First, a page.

Search This Blog

Monday, July 1, 2013

Paul Ben-Haim, Music in Exile, Chamber Works

Chandos begins what seems a very promis- ing series of albums entitled Music in Exile with a compil- ation of the Chamber Music (Chandos 10769) of Paul Ben-Haim (1897-1984). Nee Paul Frankenburger, Ben-Haim was assistant conductor under Bruno Walter and Hans Knappertsbusch before fleeing to Palestine in 1933 and making Tel Aviv his home. The ARC Ensemble gives us impressive versions of works written both before and after exile.

Ben-Haim's music is very well-crafted, modernist neo-classic, with a shade of neo-romanticism. Parallels in the level of thematic invention and development might be found in contemporaries Weill and Hindemith, meaning that he was a composer of great ability. A penchant for the minor key, forays into dance forms and the occasional direct use of Hebrew themes distinguish the composer as immersed in Jewish musical heritage, but not in any exclusive sense. He has a musical personality all his own.

The works, sequence and performers are as follows:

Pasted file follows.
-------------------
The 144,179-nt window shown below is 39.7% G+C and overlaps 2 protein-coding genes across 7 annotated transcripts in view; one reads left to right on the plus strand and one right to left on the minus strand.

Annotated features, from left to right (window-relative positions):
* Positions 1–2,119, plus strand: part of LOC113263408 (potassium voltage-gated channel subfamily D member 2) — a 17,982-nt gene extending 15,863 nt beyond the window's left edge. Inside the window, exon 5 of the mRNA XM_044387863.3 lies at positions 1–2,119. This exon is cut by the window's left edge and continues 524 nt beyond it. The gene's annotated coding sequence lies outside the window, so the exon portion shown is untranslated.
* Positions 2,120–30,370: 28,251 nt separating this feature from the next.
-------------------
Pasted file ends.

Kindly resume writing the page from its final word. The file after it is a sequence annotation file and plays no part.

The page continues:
1. Improvisation and Dance for Violin and Piano, Op. 30 Performer: Erika Raum (Violin), Dianne Werner (Piano)

2. Quartet for Piano and Strings in C minor, Op. 4 Orchestra/Ensemble: ARC Ensemble

3. Two Landscapes, Op. 27 Performers: Steven Dann (Viola), Dianne Werner (Piano)

4. Pieces (5) for Piano, Op. 34, no 4, Canzonetta Performer: Dianne Werner (Piano)

5. Quintet for Clarinet and Strings, Op. 31a Performers: Erika Raum (Violin), Joaquin Valdepe├▒as (Clarinet), Marie Berard (Violin), Steven Dann (Viola), Bryan Epperson (Cello)

The quality of works and performances make this inaugural volume an auspicious event. Ben-Haim is a major artist and the ARC Ensemble and soloists see to it that we savor the music for its considerable merit. 20th century musicophiles should not miss this one. It is a landmark!

No comments:

Post a Comment